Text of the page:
Update March 2018

One of my technology action items – AMI (Smart Meter) infrastructure is happening. Most meters should be in this year with benefits for years to come. AMI can allow for a peak notification system, combined with another tech success that I advocated: an outage management system with visibility for our members. There are still improvements to be made, but we’ve made great strides.

Renewables are happening – Staff and a few of us board and MAC members spent a lot of time getting to a decision to build a 500 kw (kilowatt) solar array by our battery storage (BESS). It’s also happening this summer. To give you some idea of scale, an average house would probably install a 3.5 to 4.5 kw system.

I’d like to make sure our ability to leverage renewables includes better and upgraded storage medium and methods. It has been taking longer and been challenging to achieve commonality with the Railbelt transmission grid. When we do, it will open up doors for storage and better economies of regulation for all in the Railbelt.

GVEA Vision and Staying Abreast of Technology
by Gary Newman April 2015

It is no small truth that the cost of energy has imposed a real hardship on Fairbanksans and Interior Alaskans. Heating cost is the biggest ticket item with electrical use adding about 1/3 to 1/2 more for most families. Natural gas, long promised, may actually become available for some, but for most users is many years away. While natural gas can reduce the cost of operating the newer oil fired power plant (LM6000) in North Pole, we still use lots more electricity than it can provide. The Healy 2 coal plant may be operational in two years if things go well, but we’ll already be paying back the $185 million for buying and getting it going again. We are limited in what we can receive in cheaper energy from Southcentral by the existing transmission line limitation. There will be other challenges, but I do pledge to my time, experience, and knowledge for the benefit of our members as stated in the mission, vision and values of GVEA.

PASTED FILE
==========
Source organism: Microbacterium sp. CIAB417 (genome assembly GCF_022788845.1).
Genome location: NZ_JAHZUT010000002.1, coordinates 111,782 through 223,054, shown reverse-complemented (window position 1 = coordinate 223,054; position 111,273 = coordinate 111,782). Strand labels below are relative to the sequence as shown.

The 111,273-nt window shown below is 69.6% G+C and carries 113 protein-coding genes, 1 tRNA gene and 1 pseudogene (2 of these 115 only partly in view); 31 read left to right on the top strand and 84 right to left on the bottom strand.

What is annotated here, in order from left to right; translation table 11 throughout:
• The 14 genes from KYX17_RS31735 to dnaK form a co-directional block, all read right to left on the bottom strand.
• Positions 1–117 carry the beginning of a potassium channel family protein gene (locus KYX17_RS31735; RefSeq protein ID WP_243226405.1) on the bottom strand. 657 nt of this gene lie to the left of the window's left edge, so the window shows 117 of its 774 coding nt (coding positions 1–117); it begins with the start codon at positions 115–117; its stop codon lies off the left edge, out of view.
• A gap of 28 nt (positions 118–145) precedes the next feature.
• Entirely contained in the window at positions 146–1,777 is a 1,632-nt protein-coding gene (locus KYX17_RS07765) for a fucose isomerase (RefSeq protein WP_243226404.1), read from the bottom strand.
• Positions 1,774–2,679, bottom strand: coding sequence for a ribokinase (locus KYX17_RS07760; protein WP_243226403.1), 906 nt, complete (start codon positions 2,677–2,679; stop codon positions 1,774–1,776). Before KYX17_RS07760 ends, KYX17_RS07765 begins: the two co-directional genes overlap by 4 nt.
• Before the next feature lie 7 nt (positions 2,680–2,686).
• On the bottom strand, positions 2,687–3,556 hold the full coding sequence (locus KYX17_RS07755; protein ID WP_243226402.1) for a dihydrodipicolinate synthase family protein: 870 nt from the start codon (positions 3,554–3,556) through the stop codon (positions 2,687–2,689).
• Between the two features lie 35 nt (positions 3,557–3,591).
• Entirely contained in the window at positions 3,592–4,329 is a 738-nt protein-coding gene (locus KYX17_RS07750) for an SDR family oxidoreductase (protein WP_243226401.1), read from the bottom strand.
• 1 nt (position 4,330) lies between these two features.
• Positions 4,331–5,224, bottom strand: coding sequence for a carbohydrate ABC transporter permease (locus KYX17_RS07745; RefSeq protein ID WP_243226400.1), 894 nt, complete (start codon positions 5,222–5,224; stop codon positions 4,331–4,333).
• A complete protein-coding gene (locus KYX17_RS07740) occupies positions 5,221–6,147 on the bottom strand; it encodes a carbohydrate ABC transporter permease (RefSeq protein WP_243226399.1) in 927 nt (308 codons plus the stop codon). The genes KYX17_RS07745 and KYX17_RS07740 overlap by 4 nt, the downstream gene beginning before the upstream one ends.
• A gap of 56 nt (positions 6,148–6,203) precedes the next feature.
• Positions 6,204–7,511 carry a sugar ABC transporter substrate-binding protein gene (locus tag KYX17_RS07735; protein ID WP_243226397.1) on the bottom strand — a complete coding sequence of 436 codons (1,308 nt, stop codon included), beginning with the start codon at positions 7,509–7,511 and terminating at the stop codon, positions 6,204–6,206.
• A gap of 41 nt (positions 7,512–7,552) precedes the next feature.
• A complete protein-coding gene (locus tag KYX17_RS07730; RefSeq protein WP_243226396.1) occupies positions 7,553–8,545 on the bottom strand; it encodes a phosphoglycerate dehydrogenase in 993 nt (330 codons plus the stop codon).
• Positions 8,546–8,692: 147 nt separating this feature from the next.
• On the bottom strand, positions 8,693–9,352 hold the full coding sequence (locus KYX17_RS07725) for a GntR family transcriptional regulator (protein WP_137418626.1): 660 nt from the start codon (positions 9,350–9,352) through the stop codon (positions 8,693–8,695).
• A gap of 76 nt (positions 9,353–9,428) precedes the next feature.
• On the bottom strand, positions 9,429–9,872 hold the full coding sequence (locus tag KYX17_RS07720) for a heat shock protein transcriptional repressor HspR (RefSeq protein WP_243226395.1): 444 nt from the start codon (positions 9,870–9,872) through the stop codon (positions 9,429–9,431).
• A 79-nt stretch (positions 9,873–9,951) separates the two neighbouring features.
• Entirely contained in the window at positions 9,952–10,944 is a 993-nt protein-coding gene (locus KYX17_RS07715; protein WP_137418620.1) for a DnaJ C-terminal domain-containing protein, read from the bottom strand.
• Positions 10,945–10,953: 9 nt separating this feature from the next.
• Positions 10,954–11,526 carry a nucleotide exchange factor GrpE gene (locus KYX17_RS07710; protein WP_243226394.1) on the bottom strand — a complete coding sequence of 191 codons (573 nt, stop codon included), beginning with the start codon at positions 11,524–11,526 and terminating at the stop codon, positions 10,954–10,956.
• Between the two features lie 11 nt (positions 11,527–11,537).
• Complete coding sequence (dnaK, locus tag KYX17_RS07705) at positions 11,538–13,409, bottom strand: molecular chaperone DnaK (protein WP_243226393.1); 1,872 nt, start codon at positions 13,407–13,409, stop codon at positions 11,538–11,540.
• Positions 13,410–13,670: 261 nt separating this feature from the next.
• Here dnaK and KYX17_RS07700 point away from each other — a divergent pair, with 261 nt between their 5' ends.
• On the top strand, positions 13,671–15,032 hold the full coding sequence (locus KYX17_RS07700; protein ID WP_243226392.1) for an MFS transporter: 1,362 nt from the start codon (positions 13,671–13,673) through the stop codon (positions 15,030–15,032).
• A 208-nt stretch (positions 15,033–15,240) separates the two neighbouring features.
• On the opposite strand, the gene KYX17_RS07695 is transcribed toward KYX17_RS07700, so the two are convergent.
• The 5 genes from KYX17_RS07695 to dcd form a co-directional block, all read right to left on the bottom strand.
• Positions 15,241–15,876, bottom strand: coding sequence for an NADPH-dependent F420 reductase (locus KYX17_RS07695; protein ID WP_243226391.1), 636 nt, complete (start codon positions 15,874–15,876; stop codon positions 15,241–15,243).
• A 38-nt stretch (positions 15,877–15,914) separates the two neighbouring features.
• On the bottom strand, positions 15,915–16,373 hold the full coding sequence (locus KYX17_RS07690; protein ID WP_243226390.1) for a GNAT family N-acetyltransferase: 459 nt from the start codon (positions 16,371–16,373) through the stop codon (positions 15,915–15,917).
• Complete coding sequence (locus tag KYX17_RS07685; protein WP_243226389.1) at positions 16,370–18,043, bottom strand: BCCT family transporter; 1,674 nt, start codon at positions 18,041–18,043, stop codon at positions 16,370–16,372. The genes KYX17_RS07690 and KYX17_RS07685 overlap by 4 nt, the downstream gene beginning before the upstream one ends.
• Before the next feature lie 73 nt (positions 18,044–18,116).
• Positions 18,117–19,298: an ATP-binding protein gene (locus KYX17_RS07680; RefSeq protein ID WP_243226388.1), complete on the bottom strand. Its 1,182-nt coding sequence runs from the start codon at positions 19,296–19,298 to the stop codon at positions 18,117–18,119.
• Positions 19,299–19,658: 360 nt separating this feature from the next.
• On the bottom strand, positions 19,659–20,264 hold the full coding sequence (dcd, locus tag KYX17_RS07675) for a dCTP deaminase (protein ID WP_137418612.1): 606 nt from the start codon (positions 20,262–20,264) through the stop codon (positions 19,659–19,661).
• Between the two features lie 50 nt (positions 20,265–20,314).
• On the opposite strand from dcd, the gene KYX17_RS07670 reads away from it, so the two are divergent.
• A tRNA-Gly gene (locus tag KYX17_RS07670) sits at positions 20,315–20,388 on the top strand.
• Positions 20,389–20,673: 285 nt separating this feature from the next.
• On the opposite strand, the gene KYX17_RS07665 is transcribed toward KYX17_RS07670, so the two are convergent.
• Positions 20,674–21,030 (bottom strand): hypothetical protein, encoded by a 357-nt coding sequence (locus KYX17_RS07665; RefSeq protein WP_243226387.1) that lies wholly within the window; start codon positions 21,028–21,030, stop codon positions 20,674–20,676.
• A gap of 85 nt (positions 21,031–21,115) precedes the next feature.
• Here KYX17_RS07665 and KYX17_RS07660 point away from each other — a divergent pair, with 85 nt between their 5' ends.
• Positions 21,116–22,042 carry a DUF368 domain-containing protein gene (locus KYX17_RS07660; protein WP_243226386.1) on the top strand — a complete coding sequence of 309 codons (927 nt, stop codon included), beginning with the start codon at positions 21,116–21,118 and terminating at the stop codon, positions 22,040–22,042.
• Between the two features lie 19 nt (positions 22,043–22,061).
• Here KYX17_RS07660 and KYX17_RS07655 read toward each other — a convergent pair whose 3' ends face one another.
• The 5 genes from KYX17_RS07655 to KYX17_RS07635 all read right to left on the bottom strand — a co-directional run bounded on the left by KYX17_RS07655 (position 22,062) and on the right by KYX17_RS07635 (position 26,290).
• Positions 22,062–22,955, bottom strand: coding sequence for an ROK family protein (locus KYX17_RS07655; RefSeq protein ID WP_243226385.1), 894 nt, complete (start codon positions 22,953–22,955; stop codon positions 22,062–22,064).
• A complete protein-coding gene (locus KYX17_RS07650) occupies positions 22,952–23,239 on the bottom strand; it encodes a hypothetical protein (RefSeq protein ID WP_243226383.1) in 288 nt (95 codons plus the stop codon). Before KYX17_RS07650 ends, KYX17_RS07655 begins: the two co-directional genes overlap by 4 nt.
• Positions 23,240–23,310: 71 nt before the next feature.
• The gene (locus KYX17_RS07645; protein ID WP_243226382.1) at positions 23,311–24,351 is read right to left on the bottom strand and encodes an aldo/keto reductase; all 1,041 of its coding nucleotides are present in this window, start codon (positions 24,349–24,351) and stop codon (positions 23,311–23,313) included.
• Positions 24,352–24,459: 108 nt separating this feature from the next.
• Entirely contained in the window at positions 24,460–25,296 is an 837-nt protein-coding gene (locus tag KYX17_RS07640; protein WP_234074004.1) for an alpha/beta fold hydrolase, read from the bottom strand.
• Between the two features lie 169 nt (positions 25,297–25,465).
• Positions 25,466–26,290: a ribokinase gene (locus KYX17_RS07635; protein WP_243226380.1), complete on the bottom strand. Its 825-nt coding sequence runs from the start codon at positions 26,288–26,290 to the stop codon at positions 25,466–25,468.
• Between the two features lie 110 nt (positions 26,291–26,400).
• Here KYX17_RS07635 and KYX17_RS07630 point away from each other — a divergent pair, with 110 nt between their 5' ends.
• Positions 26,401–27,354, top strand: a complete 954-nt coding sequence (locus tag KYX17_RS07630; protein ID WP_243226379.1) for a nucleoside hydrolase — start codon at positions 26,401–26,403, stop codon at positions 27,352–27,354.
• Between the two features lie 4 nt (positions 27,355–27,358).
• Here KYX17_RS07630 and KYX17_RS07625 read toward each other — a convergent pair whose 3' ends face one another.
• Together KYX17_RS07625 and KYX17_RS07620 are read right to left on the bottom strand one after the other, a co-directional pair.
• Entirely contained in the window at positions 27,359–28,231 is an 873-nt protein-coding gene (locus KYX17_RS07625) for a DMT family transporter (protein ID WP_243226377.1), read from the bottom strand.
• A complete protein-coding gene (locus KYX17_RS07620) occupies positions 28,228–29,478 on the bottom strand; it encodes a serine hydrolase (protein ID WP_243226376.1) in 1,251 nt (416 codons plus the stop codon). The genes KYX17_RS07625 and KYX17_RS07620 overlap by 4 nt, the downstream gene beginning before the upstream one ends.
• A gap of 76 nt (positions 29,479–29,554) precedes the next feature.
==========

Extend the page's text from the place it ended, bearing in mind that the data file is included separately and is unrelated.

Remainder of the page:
Staying abreast of developing technologies isn’t an either-or in meeting the needs of the membership. There are opportunities in increasing efficiencies in operations, with new equipment such as solid state transformers and switches making their way into the mainstream.
• Working to incorporate renewables into our system.
• Smart meters for those interested in monitoring and impacting their own consumption.
• A peak notification system whereby when GVEA has to burn expensive power, members can be notified so they have an opportunity to conserve for a period of time and save that expensive generation from being needed. (expanded on, below)
• Finding alternatives for meeting spinning reserves efficiently, perhaps through innovative storage methods now in their infancy.
• While consumption is going down partly through conservation and technology (e.g. CF and LED bulbs), there is a possibility that the market might support ground source heat recovery which use electricity for the pumps instead of consuming fuel oil.
• Increasing safety for field employees and reducing costs by the appropriate use of drones for power line inspections.